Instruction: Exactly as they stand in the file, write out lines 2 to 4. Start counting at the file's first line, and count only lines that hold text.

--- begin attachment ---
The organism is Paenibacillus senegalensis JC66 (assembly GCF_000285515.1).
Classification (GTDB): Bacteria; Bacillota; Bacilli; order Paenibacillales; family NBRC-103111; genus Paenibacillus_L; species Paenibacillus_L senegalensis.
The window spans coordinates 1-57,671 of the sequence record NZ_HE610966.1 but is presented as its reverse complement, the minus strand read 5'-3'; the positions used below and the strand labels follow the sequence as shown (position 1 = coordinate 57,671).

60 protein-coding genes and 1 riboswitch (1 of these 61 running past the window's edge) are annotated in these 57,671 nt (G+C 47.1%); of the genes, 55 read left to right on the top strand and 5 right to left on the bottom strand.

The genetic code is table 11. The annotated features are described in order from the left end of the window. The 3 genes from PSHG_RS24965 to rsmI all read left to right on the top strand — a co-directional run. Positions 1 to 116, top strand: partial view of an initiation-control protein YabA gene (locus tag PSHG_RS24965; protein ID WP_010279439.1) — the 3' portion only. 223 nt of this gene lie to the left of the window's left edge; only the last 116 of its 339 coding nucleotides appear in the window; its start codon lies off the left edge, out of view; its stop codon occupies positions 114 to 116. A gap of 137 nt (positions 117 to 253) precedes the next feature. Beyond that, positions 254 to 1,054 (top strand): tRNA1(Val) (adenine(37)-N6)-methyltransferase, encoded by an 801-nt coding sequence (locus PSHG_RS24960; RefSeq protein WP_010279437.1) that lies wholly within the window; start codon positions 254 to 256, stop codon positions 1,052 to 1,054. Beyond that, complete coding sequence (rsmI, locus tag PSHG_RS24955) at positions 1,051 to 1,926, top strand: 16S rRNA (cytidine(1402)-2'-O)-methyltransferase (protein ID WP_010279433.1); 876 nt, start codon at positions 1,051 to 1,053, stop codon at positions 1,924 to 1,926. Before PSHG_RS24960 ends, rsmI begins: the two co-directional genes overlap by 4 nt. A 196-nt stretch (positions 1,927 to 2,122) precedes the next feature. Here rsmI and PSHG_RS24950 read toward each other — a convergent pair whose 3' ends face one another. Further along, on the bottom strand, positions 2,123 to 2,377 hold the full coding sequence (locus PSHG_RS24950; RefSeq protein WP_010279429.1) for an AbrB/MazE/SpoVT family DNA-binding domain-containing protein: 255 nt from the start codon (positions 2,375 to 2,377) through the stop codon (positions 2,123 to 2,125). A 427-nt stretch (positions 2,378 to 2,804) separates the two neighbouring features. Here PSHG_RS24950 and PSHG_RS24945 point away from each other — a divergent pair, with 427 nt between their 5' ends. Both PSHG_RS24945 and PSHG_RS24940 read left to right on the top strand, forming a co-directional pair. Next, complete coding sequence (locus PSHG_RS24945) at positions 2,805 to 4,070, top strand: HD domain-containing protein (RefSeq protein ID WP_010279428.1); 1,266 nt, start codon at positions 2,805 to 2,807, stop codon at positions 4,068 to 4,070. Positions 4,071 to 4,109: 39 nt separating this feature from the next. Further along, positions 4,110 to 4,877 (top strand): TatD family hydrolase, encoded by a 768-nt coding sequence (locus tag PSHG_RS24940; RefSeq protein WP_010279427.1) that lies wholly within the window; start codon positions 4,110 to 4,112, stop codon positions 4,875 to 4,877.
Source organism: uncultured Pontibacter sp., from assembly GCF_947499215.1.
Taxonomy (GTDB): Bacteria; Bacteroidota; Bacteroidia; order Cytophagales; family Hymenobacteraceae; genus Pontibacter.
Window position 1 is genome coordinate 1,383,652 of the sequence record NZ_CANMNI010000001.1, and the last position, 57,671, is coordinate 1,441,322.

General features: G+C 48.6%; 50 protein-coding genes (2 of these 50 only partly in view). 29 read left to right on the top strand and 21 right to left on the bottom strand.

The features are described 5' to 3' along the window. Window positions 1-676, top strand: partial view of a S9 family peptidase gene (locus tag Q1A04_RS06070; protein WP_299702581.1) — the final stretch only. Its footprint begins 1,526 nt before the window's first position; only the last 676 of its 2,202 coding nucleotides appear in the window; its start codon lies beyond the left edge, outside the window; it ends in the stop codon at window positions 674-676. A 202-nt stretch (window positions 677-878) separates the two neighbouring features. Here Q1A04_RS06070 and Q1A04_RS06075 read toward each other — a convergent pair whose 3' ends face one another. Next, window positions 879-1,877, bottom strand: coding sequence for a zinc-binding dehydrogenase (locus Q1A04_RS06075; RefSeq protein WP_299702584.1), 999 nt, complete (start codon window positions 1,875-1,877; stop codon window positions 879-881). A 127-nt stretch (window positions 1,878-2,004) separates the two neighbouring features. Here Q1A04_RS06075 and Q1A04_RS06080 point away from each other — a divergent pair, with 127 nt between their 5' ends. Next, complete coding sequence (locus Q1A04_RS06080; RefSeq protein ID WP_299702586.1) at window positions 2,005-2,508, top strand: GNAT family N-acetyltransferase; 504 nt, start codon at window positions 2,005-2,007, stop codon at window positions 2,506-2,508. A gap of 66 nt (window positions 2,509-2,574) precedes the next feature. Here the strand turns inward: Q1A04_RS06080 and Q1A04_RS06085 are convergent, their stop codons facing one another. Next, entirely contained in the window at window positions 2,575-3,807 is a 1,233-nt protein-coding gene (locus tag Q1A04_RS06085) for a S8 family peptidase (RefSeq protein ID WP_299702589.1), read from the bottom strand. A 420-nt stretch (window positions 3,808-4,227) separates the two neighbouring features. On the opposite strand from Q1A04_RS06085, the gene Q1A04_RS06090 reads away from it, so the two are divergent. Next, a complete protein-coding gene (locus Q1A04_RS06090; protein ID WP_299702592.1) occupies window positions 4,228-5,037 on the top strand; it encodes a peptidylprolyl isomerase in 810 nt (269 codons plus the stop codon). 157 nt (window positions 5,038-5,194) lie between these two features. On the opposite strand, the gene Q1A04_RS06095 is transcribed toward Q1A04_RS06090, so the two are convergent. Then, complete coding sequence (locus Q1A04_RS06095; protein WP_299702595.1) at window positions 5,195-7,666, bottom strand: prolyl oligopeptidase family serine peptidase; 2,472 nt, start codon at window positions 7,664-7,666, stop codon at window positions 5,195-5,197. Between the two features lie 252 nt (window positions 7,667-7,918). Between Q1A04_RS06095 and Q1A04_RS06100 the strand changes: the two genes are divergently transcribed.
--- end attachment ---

Classification (GTDB): Bacteria; Bacillota; Bacilli; order Paenibacillales; family NBRC-103111; genus Paenibacillus_L; species Paenibacillus_L senegalensis.
The window spans coordinates 1-57,671 of the sequence record NZ_HE610966.1 but is presented as its reverse complement, the minus strand read 5'-3'; the positions used below and the strand labels follow the sequence as shown (position 1 = coordinate 57,671).

60 protein-coding genes and 1 riboswitch (1 of these 61 running past the window's edge) are annotated in these 57,671 nt (G+C 47.1%); of the genes, 55 read left to right on the top strand and 5 right to left on the bottom strand.